While one in 10 U.S. births are premature—a rate that is higher than in other developed countries—it is likely that most emergency physicians and obstetricians have never delivered a baby at 24 weeks (or even 28 weeks). Having a board-certified neonatologist on virtual standby can provide on-site clinicians with valuable insight about how to react in an intense, unfamiliar and critical situation.
That access could save a life, but the results need not be so dramatic to make the investment in a Teleneonatology program worth it. Parents’ knowledge that their community hospital has access to expert neonatologists across the country – or even across the globe – will further reduce parent stress levels, increase their confidence in their local health system and reduce the number of NICU readmissions.
Virtual Health Helps Prevent NICU Readmissions
Parents are flooded with happiness when they leave the hospital, but we also flood them with information. In the first few hours at home, and the days and weeks after, it can be difficult to remember essential care instructions.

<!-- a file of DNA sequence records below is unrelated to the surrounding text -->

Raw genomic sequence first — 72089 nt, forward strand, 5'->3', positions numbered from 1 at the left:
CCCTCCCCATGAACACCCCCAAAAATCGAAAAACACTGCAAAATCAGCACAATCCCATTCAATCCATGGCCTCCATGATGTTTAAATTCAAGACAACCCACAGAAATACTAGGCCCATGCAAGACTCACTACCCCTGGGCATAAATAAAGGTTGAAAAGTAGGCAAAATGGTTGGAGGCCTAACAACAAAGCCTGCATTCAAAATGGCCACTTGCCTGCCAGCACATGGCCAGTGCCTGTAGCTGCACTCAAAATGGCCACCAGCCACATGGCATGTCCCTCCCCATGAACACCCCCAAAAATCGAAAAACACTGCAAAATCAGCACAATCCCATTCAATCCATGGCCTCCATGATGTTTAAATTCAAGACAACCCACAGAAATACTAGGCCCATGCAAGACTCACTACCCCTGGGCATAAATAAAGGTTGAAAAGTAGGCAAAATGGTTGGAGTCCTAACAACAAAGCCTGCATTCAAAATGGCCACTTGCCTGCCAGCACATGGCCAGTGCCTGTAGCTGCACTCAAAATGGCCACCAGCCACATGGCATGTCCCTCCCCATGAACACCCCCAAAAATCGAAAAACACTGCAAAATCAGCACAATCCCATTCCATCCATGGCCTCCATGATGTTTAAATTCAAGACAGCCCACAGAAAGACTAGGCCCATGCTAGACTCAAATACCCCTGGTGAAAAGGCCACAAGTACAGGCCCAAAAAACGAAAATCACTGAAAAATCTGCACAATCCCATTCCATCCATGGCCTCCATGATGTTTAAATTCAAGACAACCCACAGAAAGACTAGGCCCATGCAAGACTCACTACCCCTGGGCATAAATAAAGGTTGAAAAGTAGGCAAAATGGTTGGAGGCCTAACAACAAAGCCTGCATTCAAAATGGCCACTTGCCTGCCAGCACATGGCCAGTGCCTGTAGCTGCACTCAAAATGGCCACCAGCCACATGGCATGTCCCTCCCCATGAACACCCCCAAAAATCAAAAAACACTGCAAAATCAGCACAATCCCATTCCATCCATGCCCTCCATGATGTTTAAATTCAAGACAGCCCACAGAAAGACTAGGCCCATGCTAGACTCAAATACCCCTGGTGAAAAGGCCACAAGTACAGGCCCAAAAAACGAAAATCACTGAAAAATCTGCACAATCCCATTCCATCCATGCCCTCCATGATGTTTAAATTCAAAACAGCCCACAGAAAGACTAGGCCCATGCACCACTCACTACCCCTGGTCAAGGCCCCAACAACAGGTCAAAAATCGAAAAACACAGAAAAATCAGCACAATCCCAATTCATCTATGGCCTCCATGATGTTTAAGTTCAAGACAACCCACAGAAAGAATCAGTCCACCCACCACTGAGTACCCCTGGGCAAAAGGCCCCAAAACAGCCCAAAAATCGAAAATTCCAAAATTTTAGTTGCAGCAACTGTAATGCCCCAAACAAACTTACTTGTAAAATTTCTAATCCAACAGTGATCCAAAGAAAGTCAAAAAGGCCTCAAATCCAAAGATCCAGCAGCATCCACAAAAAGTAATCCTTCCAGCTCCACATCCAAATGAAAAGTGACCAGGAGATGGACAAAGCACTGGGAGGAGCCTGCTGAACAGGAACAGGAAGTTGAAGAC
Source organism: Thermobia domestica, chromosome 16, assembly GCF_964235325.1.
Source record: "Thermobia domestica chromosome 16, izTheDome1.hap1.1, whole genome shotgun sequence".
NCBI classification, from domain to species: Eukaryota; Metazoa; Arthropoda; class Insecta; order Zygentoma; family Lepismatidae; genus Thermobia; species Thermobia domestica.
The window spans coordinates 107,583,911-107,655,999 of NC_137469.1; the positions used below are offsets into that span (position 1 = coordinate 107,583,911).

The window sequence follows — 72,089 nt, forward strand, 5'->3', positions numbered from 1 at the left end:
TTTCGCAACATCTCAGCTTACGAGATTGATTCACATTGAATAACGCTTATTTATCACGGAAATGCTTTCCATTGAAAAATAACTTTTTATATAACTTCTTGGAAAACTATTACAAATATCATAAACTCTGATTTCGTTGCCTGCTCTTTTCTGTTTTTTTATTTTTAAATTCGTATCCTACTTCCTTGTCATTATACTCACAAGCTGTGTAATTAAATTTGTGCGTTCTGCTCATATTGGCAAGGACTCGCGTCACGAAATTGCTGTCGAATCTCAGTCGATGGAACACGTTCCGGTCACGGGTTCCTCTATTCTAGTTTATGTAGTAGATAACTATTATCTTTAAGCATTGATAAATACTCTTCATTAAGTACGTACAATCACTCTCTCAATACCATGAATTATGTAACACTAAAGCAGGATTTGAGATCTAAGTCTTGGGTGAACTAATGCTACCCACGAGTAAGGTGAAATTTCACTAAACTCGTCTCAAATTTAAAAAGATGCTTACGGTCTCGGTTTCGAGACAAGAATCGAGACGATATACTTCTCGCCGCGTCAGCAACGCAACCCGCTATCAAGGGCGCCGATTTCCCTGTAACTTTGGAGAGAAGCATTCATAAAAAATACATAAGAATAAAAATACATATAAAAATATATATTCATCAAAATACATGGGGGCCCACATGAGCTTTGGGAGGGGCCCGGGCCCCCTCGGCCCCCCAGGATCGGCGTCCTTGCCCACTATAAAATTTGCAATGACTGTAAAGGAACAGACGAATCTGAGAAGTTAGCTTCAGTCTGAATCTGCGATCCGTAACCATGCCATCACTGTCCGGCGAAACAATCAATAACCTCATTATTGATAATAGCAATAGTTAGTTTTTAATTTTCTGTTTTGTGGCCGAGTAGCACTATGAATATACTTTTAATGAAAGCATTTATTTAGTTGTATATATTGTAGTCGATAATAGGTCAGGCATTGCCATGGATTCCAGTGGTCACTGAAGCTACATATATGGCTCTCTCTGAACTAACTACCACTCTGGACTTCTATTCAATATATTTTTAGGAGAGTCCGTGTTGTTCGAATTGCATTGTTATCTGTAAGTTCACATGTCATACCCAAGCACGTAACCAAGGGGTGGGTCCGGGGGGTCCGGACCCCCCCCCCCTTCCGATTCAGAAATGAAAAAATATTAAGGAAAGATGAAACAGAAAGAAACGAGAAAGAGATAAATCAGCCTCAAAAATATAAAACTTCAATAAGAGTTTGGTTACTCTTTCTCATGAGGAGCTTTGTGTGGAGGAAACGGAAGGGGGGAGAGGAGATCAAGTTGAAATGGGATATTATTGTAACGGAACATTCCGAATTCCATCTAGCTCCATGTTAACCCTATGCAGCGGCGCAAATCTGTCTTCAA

According to a study of premature infants in California published in the Journal of Perinatology in August 2007, approximately 15 percent of preterm infants required at least one hospital readmission within the first year of life. The average cost per readmission was nearly $8,500. Nearly one-third of infants born at 25 weeks or less were readmitted. The average length of stay of 12 days.
By using digital tools that connect parents, pediatricians, family medicine practitioners and board-certified neonatologists, we can create a post-discharge support structure that will reduce the infants’ chance of readmission.
Teleneonatology for a Healthy Life
Ultimately, a family’s experience in the NICU doesn’t have to be shaped only by the number of days their baby spent in the hospital. Whether it was one day or 100, if an infant leaves healthy, strong and supported, the struggle was worth it.
Implementing virtual health programs into hospital NICUs make the goal of a long, healthy life easier to attain, providing parents with the ultimate peace of mind.
Envision Virtual Health Services can help you deliver better outcomes and patient experience by keeping care within your community. Want to learn more?